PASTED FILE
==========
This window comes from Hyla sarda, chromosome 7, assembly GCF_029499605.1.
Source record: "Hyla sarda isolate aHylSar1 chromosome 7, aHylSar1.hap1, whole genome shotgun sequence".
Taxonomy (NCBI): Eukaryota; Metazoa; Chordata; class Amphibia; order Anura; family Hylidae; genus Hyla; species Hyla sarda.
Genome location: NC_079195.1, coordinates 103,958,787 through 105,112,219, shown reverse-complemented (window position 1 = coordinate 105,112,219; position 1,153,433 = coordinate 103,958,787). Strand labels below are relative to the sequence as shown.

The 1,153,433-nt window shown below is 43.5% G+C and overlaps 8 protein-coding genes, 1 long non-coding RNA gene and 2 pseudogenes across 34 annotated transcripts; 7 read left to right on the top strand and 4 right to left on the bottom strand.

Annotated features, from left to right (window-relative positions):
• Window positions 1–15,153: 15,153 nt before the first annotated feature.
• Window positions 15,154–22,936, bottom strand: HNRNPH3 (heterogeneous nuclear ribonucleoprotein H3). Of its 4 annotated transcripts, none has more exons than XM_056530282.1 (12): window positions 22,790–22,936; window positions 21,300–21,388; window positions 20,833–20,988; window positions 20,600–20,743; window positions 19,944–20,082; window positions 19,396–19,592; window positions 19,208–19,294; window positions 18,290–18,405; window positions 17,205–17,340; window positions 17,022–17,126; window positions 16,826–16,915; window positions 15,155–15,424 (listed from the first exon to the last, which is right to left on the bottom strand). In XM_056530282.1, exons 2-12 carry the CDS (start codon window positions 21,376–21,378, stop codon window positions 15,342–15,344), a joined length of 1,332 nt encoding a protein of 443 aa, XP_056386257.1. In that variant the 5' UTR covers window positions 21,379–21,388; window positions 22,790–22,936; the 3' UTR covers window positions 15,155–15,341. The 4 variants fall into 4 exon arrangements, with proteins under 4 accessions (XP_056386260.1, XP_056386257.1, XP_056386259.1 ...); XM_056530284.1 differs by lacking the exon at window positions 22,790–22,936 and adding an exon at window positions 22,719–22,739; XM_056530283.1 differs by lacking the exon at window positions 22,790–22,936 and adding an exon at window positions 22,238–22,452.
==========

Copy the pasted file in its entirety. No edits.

This window comes from Hyla sarda, chromosome 7, assembly GCF_029499605.1.
Source record: "Hyla sarda isolate aHylSar1 chromosome 7, aHylSar1.hap1, whole genome shotgun sequence".
Taxonomy (NCBI): Eukaryota; Metazoa; Chordata; class Amphibia; order Anura; family Hylidae; genus Hyla; species Hyla sarda.
Genome location: NC_079195.1, coordinates 103,958,787 through 105,112,219, shown reverse-complemented (window position 1 = coordinate 105,112,219; position 1,153,433 = coordinate 103,958,787). Strand labels below are relative to the sequence as shown.

The 1,153,433-nt window shown below is 43.5% G+C and overlaps 8 protein-coding genes, 1 long non-coding RNA gene and 2 pseudogenes across 34 annotated transcripts; 7 read left to right on the top strand and 4 right to left on the bottom strand.

Annotated features, from left to right (window-relative positions):
• Window positions 1–15,153: 15,153 nt before the first annotated feature.
• Window positions 15,154–22,936, bottom strand: HNRNPH3 (heterogeneous nuclear ribonucleoprotein H3). Of its 4 annotated transcripts, none has more exons than XM_056530282.1 (12): window positions 22,790–22,936; window positions 21,300–21,388; window positions 20,833–20,988; window positions 20,600–20,743; window positions 19,944–20,082; window positions 19,396–19,592; window positions 19,208–19,294; window positions 18,290–18,405; window positions 17,205–17,340; window positions 17,022–17,126; window positions 16,826–16,915; window positions 15,155–15,424 (listed from the first exon to the last, which is right to left on the bottom strand). In XM_056530282.1, exons 2-12 carry the CDS (start codon window positions 21,376–21,378, stop codon window positions 15,342–15,344), a joined length of 1,332 nt encoding a protein of 443 aa, XP_056386257.1. In that variant the 5' UTR covers window positions 21,379–21,388; window positions 22,790–22,936; the 3' UTR covers window positions 15,155–15,341. The 4 variants fall into 4 exon arrangements, with proteins under 4 accessions (XP_056386260.1, XP_056386257.1, XP_056386259.1 ...); XM_056530284.1 differs by lacking the exon at window positions 22,790–22,936 and adding an exon at window positions 22,719–22,739; XM_056530283.1 differs by lacking the exon at window positions 22,790–22,936 and adding an exon at window positions 22,238–22,452.